United States District Court, W.D. Louisiana, Monroe Division
MEMORANDUM RULING 
L. HAYES JUDGE.
the court are the following motions: 1) motion for summary
judgment [doc. # 80] filed by defendants Leevelma Prudhomme
and Amanda Tolliver; 2) motion to amend witness list [doc. #
82] filed by plaintiff Gregory Hobson; and 3) motion to amend
exhibit list [doc. # 83] also filed by Gregory Hobson. The
motion for summary judgment is opposed. For reasons detailed
below, defendants' motion for summary judgment is
GRANTED, and plaintiffs' motions are DENIED.
March 17, 2016, Gregory Fitzgerald Hobson filed the instant
pro se “Complaint for Defamation of Character”
against Leevelma Prudhomme in the 4th Judicial
District Court for the Parish of Ouachita, State of
Louisiana. (Compl.) Hobson alleged that he was a victim of
vicious, defamatory attacks perpetrated by Prudhomme - the
owner of a certain cell phone number. He further alleged that
Prudhomme falsely accused him of stalking, harassment, and
violating the terms of a protective order obtained by her
daughter, Amanda Lashay Tolliver, that ultimately culminated
in Hobson's arrest on charges of stalking and for
violating the protective order(s). Hobson asserted causes of
action for malicious prosecution, false imprisonment/arrest,
defamation, wantonness, negligence, gross negligence,
invasion of privacy, and intentional infliction of emotional
distress. He requested $262, 100 in compensatory and punitive
damages, plus declaratory and injunctive relief requiring the
retraction of the statements and expungement from his record.
April 18, 2016, Prudhomme, represented by counsel, removed
the case to federal court on the basis of diversity
jurisdiction, 28 U.S.C. § 1332. (Notice of Removal). On
August 1, 2016, plaintiff amended his complaint to join
Prudhomme's daughter, Amanda Lashay Tolliver. [doc. #
10]. Aside from joining Tolliver, the amended complaint
simply re-asserted the allegations from the original
September 8, 2016, defendants filed an improvident motion to
dismiss, which was denied. [doc. #s 19, 25, & 27].
However, upon noticing that criminal charges were pending
against Hobson as a result of defendants' alleged
defamatory statements that formed the basis for this suit,
the court stayed the matter, pending resolution of the
criminal charges. See Oct. 10 and Nov. 10, 2016,
Orders [doc. #s 26 & 31]. Following defendants'
desultory responses to the court's repeated entreaties
for status reports regarding the underlying criminal
proceedings, the court lifted the stay on January 23, 2018,
and issued a scheduling order that, inter alia, set
a pretrial conference for August 15, 2018, and a jury trial
on September 17, 2018. [doc. #s 42 & 44].
the parties did very little to prepare this matter for trial
in the intervening six months between the issuance of the
scheduling order and the pretrial conference. In fact, when
they failed to submit a proposed pretrial order as required
by the scheduling order, the court was constrained to
continue the pretrial conference until the following week.
See Minutes [doc. # 46]. At the pretrial conference,
the court granted permission to defense counsel to file an
out-of-time motion for summary judgment on behalf of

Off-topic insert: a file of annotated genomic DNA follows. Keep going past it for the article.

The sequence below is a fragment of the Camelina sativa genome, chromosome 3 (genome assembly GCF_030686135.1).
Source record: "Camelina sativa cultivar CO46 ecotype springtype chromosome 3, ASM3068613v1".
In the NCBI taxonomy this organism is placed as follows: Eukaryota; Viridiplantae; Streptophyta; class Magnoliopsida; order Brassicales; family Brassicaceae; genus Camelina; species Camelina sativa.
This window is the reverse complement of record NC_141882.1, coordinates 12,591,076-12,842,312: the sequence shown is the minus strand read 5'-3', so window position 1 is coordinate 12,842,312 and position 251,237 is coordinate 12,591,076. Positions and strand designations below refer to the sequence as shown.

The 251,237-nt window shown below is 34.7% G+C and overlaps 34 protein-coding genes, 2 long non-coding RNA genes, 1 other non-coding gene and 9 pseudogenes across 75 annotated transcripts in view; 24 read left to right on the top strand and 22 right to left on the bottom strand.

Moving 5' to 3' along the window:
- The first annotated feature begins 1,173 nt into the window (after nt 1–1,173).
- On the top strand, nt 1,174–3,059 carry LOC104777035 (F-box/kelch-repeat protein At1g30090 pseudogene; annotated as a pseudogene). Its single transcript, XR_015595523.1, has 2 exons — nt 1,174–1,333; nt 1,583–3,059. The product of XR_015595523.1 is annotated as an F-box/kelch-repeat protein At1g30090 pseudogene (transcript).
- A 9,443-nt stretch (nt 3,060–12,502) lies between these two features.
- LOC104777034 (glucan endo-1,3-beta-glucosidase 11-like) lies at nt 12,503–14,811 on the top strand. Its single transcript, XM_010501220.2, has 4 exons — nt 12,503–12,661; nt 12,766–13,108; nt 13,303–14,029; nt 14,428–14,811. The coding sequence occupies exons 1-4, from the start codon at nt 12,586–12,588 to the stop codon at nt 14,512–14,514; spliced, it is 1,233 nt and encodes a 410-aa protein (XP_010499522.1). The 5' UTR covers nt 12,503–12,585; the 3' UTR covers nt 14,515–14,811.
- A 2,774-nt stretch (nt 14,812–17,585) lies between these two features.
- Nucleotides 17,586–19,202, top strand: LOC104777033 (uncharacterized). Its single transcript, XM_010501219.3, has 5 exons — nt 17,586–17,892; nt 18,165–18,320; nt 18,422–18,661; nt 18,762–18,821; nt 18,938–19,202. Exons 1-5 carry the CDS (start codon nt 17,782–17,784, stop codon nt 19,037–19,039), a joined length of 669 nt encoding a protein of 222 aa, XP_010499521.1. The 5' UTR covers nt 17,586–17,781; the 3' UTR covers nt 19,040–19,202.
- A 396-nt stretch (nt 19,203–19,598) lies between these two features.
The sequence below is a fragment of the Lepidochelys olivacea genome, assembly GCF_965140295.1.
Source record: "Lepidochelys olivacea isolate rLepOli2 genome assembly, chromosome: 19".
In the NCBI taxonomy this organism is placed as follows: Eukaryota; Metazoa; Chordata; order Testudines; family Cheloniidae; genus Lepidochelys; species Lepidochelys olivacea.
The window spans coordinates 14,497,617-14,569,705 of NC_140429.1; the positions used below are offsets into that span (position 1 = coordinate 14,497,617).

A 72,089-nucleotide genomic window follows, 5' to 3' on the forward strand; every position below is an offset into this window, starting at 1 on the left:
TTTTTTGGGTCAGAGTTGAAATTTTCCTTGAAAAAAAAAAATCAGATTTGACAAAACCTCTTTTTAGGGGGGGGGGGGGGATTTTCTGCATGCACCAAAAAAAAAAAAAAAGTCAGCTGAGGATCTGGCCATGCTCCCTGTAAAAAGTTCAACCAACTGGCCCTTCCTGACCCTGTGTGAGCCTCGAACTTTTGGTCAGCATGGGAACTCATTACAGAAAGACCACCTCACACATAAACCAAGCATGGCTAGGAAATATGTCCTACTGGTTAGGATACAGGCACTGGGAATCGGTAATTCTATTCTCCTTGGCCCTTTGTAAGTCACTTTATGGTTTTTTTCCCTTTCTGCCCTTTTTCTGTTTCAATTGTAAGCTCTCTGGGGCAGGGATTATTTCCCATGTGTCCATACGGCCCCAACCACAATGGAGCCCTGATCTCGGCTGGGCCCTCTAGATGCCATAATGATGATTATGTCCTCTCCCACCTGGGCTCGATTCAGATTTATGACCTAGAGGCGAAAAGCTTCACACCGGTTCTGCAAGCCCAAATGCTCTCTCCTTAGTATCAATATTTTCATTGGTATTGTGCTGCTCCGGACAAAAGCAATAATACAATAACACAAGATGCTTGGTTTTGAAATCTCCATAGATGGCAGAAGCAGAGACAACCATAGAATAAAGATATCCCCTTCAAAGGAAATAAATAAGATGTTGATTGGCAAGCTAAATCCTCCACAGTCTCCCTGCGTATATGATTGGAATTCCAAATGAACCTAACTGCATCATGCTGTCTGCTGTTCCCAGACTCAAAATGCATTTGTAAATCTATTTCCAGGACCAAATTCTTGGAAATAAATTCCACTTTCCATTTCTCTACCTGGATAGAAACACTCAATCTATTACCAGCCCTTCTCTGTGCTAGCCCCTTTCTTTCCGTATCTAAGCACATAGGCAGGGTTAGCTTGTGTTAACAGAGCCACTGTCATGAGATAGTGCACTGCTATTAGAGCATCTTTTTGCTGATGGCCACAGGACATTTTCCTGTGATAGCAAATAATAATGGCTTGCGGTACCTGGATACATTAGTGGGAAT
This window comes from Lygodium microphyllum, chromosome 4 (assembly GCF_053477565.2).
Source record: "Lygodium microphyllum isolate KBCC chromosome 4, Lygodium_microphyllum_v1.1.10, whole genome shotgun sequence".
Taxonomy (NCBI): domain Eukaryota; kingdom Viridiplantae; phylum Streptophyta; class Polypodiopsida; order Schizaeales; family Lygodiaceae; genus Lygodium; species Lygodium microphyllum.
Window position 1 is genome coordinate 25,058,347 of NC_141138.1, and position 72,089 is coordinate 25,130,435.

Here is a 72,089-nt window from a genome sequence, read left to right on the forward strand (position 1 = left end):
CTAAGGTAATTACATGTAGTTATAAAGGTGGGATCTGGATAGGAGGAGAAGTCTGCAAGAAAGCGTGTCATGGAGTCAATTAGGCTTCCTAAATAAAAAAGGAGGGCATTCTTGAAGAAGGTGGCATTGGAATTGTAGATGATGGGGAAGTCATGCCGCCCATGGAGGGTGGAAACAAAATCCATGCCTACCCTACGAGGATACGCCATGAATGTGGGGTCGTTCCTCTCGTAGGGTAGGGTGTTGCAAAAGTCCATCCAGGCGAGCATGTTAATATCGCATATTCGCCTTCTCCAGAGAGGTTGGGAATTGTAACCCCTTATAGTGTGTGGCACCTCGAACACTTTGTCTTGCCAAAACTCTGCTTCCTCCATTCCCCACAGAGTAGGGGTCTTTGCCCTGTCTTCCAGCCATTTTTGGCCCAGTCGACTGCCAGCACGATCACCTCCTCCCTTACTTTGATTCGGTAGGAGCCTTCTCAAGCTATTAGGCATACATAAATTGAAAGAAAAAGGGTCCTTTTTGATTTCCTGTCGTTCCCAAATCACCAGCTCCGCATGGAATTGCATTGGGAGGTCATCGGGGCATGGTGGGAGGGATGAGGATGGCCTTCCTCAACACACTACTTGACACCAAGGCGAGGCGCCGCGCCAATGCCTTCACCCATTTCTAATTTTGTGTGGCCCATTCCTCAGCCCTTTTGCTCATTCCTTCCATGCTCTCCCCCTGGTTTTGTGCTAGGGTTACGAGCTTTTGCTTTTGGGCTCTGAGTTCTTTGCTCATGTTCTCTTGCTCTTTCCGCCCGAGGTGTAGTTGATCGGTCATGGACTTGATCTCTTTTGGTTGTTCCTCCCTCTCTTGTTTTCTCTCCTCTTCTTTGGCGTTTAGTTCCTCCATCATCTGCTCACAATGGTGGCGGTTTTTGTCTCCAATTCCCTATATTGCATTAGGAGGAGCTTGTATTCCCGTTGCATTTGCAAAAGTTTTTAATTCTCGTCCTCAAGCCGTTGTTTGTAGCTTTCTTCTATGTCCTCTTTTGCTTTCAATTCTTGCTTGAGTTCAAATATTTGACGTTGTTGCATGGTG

defendant, Prudhomme, pursuant to defendant, Tolliver's
admission that all of the statements at issue in the case
were made by her. (Aug. 20, 2018, Minutes [doc. # 49]).
August 28, 2018, Prudhomme filed a motion for summary
judgment seeking dismissal of plaintiff's claims against
her. [doc. # 52]. In support of her motion, Prudhomme
submitted two statements under penalty of perjury that did
not comply with all of the requirements for a declaration
under 28 U.S.C. § 1746. The court raised this issue and
accorded movant the opportunity to correct the deficiency.
[doc. # 61]. When defendant failed to do so, the court denied
the motion for summary judgment. (Sept. 6, 2018, Order [doc.
upon review of plaintiff's extensive pretrial submissions
and exhibits, the court's earlier impression that
plaintiff's defamation claims were not yet ripe was
confirmed. Accordingly, the court deferred start of the trial
date, and held a September 17, 2018, hearing on the ripeness
of plaintiff's claims. See doc. #s 67 & 71.
At the conclusion of the hearing, the court continued the
trial without date, and ordered plaintiff to notify the court
when, and if all related state criminal cases were resolved
in his favor. (Sept. 17, 2018, Minutes [doc. # 71]). The
undersigned further granted defendants leave to file a motion
for summary judgment. Id.
October 12, 2018, defendants filed the instant motion for
summary judgment, seeking dismissal of plaintiff's claims
on the merits. Defendants argue that any statements made by
defendants to the authorities regarding Hobson were
privileged and protected. In support of their motion,
defendants submitted, inter alia, two unsworn
declarations from Tolliver and Prudhomme, which were undated,
and therefore, yet again not complaint with 28 U.S.C. §
November 2, 2018, plaintiff filed his opposition to the
motion. [doc. # 84]. On November 9, 2018, defendants filed
their reply brief. [doc. # 85]. Meanwhile, on October 26 and
November 2, 2018, plaintiff filed his respective motions to
amend witness and exhibit lists. The matter is ripe.
judgment is appropriate when the evidence before the court
shows “that there is no genuine dispute as to any
material fact and the movant is entitled to judgment as a
matter of law.” Fed.R.Civ.P. 56(a). A fact is
“material” if proof of its existence or
nonexistence would affect the outcome of the lawsuit under